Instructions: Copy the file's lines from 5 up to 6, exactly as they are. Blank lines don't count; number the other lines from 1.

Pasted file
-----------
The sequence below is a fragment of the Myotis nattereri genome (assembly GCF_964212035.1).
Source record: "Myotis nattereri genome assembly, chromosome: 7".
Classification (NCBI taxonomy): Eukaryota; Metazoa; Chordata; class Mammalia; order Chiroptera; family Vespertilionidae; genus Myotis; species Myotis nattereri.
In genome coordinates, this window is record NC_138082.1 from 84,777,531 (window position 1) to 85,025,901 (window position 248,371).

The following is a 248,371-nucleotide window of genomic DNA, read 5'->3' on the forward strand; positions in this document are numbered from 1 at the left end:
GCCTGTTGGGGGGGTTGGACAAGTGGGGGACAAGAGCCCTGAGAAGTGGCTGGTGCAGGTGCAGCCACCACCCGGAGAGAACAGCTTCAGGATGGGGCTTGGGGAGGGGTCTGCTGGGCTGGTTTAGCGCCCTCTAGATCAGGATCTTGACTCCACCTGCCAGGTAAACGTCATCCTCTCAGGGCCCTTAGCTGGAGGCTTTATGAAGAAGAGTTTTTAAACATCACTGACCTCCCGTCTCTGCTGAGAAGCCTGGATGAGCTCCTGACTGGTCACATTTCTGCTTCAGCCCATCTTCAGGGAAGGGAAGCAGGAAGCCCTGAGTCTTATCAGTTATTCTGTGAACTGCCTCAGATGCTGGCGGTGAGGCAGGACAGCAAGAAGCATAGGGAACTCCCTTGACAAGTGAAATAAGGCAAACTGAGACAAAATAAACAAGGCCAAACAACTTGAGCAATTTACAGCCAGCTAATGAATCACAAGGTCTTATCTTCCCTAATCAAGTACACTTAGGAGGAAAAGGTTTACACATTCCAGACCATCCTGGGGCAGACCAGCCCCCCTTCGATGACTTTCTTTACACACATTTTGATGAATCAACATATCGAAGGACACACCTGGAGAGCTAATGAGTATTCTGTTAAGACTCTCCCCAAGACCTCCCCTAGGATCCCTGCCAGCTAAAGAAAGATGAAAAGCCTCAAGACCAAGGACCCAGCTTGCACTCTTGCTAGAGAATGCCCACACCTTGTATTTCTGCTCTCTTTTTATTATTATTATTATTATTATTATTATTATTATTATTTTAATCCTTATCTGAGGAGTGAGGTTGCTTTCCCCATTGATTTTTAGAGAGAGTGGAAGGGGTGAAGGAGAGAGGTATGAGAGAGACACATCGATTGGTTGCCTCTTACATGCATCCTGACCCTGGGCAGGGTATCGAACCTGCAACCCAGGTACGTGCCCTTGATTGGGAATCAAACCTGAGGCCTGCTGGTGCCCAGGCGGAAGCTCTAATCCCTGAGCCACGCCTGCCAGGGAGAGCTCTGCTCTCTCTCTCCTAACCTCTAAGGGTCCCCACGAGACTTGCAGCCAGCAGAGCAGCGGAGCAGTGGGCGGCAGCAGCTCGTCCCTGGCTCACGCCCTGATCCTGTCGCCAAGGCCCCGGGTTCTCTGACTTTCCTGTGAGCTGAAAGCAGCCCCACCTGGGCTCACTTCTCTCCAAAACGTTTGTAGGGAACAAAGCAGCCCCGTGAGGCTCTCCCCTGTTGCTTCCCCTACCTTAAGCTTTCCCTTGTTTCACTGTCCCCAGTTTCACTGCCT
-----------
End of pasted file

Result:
The following is a 248,371-nucleotide window of genomic DNA, read 5'->3' on the forward strand; positions in this document are numbered from 1 at the left end:
GCCTGTTGGGGGGGTTGGACAAGTGGGGGACAAGAGCCCTGAGAAGTGGCTGGTGCAGGTGCAGCCACCACCCGGAGAGAACAGCTTCAGGATGGGGCTTGGGGAGGGGTCTGCTGGGCTGGTTTAGCGCCCTCTAGATCAGGATCTTGACTCCACCTGCCAGGTAAACGTCATCCTCTCAGGGCCCTTAGCTGGAGGCTTTATGAAGAAGAGTTTTTAAACATCACTGACCTCCCGTCTCTGCTGAGAAGCCTGGATGAGCTCCTGACTGGTCACATTTCTGCTTCAGCCCATCTTCAGGGAAGGGAAGCAGGAAGCCCTGAGTCTTATCAGTTATTCTGTGAACTGCCTCAGATGCTGGCGGTGAGGCAGGACAGCAAGAAGCATAGGGAACTCCCTTGACAAGTGAAATAAGGCAAACTGAGACAAAATAAACAAGGCCAAACAACTTGAGCAATTTACAGCCAGCTAATGAATCACAAGGTCTTATCTTCCCTAATCAAGTACACTTAGGAGGAAAAGGTTTACACATTCCAGACCATCCTGGGGCAGACCAGCCCCCCTTCGATGACTTTCTTTACACACATTTTGATGAATCAACATATCGAAGGACACACCTGGAGAGCTAATGAGTATTCTGTTAAGACTCTCCCCAAGACCTCCCCTAGGATCCCTGCCAGCTAAAGAAAGATGAAAAGCCTCAAGACCAAGGACCCAGCTTGCACTCTTGCTAGAGAATGCCCACACCTTGTATTTCTGCTCTCTTTTTATTATTATTATTATTATTATTATTATTATTATTATTTTAATCCTTATCTGAGGAGTGAGGTTGCTTTCCCCATTGATTTTTAGAGAGAGTGGAAGGGGTGAAGGAGAGAGGTATGAGAGAGACACATCGATTGGTTGCCTCTTACATGCATCCTGACCCTGGGCAGGGTATCGAACCTGCAACCCAGGTACGTGCCCTTGATTGGGAATCAAACCTGAGGCCTGCTGGTGCCCAGGCGGAAGCTCTAATCCCTGAGCCACGCCTGCCAGGGAGAGCTCTGCTCTCTCTCTCCTAACCTCTAAGGGTCCCCACGAGACTTGCAGCCAGCAGAGCAGCGGAGCAGTGGGCGGCAGCAGCTCGTCCCTGGCTCACGCCCTGATCCTGTCGCCAAGGCCCCGGGTTCTCTGACTTTCCTGTGAGCTGAAAGCAGCCCCACCTGGGCTCACTTCTCTCCAAAACGTTTGTAGGGAACAAAGCAGCCCCGTGAGGCTCTCCCCTGTTGCTTCCCCTACCTTAAGCTTTCCCTTGTTTCACTGTCCCCAGTTTCACTGCCT